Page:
Road Cycling

Mountain Biking

Route 30 runs through the heart of Merriott along Church Street and right past The Feed Station’s front door, spanning from Ilminster to East Coker and linking onto many other routes, all of which can be found on the National Cycle Network website

Somerset, Devon and its surrounds offer the most stunning scenery, safe quiet roads, varying terrain from the flats of the Somerset Levels, to some of the greatest challenging climbs of Cheddar Gorge, Crowcombe Combe, Dunkery Beacon, Challacombe and Rundelstone, to name but a few.  Whatever type of cycling you are looking for, be it a leisurely Sunday afternoon ride or setting your Strava for one of these iconic climbs, our beautiful Counties have it all.

South West Cycling

Cheddar Gorge is an interesting climb through the beautiful limestone gorge of Cheddar, Somerset. Climbing gently out of the village of Cheddar, the road starts to snake upwards at a gradient of up to 16% round some twisty corners. It is a tough start to the climb, but the remaining couple of km are a much gentler gradient, allowing you the opportunity to take it at your own pace as you climb away from the gorge and onto to the top of the moor.

Challacombe is located on the North West coast of Devon. Starting near the sea, the first 0.25 miles are a gentle introduction, lulling the rider into a false sense of security. But, then the climb ramps up close to 25%, and maintains an average gradient of 20% for half a mile.

Rundlestone is another long Devonshire climb in the heart of Dartmoor. Starting from the town of Tavistock, the climb goes East through the village of Merrivale towards Princetown and the top of Barn Hill. It is a long undulating climb, with the hardest point coming mid-way as you go up ‘Pork Hill’. It is never really severe, averaging 8-10%. The next mile is actually downhill, so will come as welcome relief as you go into the tiny village of Merrivale. Merrivale is most famous for a series of nearby Bronze Age stones. After you cross the small river Walkham beyond Merrivale, there is the last part of the climb – another couple of miles of variable gradient.  The significant respite and downhill definitely makes it a climb of two parts. At the end there is a net height gain of 350m, but you will have done more climbing.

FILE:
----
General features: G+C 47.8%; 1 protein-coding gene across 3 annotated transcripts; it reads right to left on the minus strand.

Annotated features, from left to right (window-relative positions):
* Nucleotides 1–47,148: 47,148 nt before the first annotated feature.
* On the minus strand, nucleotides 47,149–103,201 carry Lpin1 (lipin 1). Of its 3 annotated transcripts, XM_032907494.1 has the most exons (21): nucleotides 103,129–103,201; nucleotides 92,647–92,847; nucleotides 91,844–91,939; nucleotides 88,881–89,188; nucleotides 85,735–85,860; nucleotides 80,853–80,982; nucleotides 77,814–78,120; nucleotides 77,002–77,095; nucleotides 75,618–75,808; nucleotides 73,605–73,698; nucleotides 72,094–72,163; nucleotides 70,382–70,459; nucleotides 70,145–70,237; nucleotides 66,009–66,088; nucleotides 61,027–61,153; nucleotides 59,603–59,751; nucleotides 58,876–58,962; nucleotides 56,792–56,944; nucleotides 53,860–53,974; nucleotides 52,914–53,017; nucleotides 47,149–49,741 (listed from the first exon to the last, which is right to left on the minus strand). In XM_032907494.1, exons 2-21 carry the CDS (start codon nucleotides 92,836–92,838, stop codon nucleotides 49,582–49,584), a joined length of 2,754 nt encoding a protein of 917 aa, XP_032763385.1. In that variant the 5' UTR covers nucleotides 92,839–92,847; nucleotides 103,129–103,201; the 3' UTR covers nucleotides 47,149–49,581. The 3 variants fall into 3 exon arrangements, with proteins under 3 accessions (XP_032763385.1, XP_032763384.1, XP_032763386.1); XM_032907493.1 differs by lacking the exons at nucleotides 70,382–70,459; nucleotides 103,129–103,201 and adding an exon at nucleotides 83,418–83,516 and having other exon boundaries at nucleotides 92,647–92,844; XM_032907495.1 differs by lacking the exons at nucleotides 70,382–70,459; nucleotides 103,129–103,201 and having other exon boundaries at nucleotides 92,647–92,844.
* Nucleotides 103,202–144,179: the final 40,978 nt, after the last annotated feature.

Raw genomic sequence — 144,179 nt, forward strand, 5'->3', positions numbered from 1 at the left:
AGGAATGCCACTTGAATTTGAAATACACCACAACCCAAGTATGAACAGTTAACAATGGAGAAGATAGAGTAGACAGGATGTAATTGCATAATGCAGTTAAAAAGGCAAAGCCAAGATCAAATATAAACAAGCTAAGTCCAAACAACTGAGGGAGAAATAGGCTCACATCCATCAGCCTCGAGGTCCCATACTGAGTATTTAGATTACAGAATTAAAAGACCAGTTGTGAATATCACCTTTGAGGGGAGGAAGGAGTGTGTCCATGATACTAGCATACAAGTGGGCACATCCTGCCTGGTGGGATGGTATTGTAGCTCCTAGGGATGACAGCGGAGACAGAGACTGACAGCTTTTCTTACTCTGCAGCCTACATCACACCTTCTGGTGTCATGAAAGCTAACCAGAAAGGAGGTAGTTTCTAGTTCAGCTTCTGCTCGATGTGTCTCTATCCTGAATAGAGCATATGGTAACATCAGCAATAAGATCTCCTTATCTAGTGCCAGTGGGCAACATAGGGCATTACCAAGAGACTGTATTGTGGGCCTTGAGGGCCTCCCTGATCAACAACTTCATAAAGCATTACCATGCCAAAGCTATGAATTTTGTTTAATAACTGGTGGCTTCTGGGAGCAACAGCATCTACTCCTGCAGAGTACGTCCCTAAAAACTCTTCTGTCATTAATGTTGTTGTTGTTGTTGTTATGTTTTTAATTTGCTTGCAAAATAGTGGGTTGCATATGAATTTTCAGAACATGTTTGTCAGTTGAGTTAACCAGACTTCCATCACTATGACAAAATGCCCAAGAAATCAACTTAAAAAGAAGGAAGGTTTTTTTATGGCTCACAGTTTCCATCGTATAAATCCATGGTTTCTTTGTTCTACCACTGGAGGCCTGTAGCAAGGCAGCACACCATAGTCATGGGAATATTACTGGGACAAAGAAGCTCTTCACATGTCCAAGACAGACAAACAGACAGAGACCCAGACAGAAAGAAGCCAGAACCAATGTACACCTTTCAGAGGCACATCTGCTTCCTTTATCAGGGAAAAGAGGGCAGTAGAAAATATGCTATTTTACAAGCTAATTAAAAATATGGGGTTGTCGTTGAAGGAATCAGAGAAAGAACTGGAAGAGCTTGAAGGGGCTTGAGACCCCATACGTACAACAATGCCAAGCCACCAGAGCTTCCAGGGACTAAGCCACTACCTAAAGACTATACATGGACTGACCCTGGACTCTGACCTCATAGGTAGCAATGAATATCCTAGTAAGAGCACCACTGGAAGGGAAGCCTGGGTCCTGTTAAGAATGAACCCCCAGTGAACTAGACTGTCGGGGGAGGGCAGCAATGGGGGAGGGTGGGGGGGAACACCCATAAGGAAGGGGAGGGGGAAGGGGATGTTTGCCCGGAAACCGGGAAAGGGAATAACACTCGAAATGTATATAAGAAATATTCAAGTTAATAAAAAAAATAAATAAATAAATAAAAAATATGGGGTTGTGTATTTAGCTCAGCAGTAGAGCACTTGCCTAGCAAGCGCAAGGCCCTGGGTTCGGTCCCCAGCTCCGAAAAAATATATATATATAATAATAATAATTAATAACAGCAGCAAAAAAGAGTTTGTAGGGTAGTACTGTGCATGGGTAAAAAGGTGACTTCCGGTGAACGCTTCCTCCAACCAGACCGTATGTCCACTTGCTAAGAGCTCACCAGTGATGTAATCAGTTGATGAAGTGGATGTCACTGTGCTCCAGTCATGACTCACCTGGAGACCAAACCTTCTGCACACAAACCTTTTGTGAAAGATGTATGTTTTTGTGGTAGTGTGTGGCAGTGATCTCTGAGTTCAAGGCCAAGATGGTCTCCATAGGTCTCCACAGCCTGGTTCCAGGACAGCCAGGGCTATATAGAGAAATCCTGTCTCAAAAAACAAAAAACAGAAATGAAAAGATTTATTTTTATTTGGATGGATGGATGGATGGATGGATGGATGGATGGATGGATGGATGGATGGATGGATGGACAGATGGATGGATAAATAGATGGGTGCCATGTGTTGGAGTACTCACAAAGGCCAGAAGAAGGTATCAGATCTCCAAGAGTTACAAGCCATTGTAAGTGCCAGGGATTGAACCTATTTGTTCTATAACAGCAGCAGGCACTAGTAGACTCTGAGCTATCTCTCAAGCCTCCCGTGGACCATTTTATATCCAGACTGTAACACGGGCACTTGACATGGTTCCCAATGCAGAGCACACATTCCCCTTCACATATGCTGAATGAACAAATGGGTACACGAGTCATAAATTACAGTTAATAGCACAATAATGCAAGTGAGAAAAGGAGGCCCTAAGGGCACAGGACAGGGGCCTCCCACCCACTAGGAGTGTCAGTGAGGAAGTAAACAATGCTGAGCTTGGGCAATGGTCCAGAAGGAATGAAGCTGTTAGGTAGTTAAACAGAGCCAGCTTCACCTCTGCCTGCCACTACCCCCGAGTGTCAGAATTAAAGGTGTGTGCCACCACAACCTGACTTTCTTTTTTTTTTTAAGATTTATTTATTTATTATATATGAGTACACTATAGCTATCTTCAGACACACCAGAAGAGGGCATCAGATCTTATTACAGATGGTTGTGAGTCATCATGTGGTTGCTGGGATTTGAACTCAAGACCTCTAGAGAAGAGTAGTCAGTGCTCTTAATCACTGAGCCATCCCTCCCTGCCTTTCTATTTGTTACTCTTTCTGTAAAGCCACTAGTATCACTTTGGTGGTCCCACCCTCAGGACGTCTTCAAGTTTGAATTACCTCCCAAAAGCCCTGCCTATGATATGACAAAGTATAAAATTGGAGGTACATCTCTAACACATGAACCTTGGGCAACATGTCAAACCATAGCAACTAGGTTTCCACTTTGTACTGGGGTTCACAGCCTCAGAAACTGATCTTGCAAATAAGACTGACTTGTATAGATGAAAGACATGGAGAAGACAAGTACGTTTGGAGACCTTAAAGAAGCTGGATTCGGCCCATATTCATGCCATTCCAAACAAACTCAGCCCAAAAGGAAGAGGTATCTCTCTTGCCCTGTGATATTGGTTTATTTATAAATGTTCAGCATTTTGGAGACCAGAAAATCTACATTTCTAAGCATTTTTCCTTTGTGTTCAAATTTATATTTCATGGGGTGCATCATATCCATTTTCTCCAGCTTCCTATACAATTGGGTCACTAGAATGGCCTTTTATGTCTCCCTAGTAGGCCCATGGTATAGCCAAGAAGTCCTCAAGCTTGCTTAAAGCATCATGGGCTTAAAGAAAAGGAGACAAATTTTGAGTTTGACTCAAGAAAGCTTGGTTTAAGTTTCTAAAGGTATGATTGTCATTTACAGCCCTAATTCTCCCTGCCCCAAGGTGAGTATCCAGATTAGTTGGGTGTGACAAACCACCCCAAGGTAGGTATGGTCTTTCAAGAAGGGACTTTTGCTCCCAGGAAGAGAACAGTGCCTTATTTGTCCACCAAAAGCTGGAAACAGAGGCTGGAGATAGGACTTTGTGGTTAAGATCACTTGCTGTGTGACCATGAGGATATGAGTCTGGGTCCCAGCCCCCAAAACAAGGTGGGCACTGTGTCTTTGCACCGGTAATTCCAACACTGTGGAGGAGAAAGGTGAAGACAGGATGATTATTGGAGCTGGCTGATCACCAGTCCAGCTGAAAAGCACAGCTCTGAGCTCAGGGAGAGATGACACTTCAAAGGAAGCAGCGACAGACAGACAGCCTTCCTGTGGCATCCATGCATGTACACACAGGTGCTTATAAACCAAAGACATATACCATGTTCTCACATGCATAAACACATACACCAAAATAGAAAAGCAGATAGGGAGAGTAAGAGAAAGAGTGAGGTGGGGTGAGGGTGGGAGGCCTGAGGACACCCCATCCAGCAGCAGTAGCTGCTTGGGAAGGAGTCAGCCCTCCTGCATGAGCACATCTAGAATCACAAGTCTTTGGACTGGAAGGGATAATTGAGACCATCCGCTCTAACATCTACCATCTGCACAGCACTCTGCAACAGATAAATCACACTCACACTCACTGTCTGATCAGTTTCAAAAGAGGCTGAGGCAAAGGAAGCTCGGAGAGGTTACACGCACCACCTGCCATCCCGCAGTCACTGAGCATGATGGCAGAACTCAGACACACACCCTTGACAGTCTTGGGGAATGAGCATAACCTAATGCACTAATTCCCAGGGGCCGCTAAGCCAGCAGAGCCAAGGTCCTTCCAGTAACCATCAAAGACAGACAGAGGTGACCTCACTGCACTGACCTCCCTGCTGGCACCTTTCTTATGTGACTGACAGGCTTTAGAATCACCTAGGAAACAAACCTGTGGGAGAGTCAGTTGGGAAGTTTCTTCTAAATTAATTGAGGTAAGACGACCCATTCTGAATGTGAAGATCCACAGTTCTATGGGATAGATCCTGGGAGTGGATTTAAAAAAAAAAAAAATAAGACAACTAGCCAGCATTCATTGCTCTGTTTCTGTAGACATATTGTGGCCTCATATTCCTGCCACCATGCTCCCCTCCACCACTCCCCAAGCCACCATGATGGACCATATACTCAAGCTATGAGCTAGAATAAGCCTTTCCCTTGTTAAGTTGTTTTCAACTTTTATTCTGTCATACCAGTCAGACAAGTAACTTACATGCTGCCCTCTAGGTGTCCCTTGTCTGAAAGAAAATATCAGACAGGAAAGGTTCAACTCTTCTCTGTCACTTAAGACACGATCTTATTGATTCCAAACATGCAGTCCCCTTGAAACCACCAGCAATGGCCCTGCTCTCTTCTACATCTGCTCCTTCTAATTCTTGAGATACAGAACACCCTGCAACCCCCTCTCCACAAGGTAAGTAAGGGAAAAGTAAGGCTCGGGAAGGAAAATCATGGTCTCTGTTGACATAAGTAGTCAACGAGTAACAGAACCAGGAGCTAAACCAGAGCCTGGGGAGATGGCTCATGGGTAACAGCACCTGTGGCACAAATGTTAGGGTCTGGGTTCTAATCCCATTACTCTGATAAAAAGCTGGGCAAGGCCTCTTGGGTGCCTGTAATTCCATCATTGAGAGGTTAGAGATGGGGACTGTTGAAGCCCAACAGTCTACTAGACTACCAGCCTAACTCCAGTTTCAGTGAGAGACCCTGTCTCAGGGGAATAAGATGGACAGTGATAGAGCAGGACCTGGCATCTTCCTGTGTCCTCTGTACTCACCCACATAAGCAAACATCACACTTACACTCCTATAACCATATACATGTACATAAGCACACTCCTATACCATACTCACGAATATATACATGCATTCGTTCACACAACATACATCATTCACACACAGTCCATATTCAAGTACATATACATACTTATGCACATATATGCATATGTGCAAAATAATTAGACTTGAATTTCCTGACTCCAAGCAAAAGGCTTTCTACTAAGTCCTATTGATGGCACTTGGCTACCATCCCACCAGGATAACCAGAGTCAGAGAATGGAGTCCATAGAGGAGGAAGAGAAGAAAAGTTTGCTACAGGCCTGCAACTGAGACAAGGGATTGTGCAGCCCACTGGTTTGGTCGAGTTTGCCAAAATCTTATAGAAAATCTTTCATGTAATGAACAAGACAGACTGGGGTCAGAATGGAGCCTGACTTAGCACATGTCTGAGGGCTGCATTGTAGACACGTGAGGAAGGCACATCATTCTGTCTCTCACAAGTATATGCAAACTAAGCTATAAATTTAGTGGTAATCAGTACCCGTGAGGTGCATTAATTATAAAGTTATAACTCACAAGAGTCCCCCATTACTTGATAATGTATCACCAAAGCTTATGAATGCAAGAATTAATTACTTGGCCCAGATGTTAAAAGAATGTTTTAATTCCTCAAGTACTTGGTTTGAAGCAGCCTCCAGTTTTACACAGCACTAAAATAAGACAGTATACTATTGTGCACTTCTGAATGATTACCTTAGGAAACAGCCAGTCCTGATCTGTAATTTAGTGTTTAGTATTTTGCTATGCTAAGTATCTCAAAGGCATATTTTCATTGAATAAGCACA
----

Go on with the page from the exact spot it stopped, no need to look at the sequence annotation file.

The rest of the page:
Dunkery Beacon is a really tough climb from the village of Porlock towards the top of Exmoor. There is 326 m of climbing in just 3 km. It starts off with a tough steep section of 15-17%. Mid way, you get a brief respite as you come out of the trees, but then the climb picks up again. Towards the end, the climb gets even steeper – 17% for a considerable length of time.

The Somerset Levels is excellent for cycling. Sandwiched between the Mendip and Quantock Hills are flat pleasant cycle routes in the Levels, a coastal plain and wetland area so called for its flatness and home to many fascinating towns like Glastonbury and Wells. The iconic Glastonbury Tor can be seen for miles around and the town has a real spiritual feel; Wells is home to a 12th century cathedral and much other historic architecture. Cheddar Gorge, famous in its own right for its stunning views, caves and cheese making traditions.

Crowcombe Combe is a very steep climb in Somerset. Less than a mile long, it climbs a crazy 188m in just 0.7 miles, with a 25% gradient at the top.

Opening times






9.30am - 3.00pm


9.30am - 3.00pm


9.30am - 3.00pm


9.30am - 3.00pm


9.30am - 3.00pm